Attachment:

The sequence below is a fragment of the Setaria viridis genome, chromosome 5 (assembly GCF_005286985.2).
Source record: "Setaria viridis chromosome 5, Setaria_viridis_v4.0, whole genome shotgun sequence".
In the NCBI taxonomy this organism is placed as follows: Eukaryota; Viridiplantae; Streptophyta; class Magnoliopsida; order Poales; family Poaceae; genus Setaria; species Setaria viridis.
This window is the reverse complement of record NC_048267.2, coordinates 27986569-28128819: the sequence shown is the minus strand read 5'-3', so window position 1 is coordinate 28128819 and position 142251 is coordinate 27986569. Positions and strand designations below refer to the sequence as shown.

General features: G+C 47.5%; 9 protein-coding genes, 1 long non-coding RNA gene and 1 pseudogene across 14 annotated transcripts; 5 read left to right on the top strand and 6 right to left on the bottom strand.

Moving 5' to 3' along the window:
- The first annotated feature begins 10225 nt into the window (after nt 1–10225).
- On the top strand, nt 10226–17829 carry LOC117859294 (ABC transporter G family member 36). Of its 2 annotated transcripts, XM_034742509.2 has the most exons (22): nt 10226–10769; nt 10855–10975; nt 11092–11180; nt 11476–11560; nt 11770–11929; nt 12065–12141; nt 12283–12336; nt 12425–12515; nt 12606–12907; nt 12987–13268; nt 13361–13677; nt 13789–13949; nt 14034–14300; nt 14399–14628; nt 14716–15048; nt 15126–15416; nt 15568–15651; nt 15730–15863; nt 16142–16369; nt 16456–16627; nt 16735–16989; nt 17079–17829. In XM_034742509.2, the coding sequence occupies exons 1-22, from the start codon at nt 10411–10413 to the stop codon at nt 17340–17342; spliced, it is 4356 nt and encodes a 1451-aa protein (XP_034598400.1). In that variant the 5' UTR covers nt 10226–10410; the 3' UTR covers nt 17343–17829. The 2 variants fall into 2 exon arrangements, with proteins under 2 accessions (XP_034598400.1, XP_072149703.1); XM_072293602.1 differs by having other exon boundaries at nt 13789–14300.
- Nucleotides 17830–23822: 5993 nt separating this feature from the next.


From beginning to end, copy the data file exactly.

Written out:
The sequence below is a fragment of the Setaria viridis genome, chromosome 5 (assembly GCF_005286985.2).
Source record: "Setaria viridis chromosome 5, Setaria_viridis_v4.0, whole genome shotgun sequence".
In the NCBI taxonomy this organism is placed as follows: Eukaryota; Viridiplantae; Streptophyta; class Magnoliopsida; order Poales; family Poaceae; genus Setaria; species Setaria viridis.
This window is the reverse complement of record NC_048267.2, coordinates 27986569-28128819: the sequence shown is the minus strand read 5'-3', so window position 1 is coordinate 28128819 and position 142251 is coordinate 27986569. Positions and strand designations below refer to the sequence as shown.

General features: G+C 47.5%; 9 protein-coding genes, 1 long non-coding RNA gene and 1 pseudogene across 14 annotated transcripts; 5 read left to right on the top strand and 6 right to left on the bottom strand.

Moving 5' to 3' along the window:
- The first annotated feature begins 10225 nt into the window (after nt 1–10225).
- On the top strand, nt 10226–17829 carry LOC117859294 (ABC transporter G family member 36). Of its 2 annotated transcripts, XM_034742509.2 has the most exons (22): nt 10226–10769; nt 10855–10975; nt 11092–11180; nt 11476–11560; nt 11770–11929; nt 12065–12141; nt 12283–12336; nt 12425–12515; nt 12606–12907; nt 12987–13268; nt 13361–13677; nt 13789–13949; nt 14034–14300; nt 14399–14628; nt 14716–15048; nt 15126–15416; nt 15568–15651; nt 15730–15863; nt 16142–16369; nt 16456–16627; nt 16735–16989; nt 17079–17829. In XM_034742509.2, the coding sequence occupies exons 1-22, from the start codon at nt 10411–10413 to the stop codon at nt 17340–17342; spliced, it is 4356 nt and encodes a 1451-aa protein (XP_034598400.1). In that variant the 5' UTR covers nt 10226–10410; the 3' UTR covers nt 17343–17829. The 2 variants fall into 2 exon arrangements, with proteins under 2 accessions (XP_034598400.1, XP_072149703.1); XM_072293602.1 differs by having other exon boundaries at nt 13789–14300.
- Nucleotides 17830–23822: 5993 nt separating this feature from the next.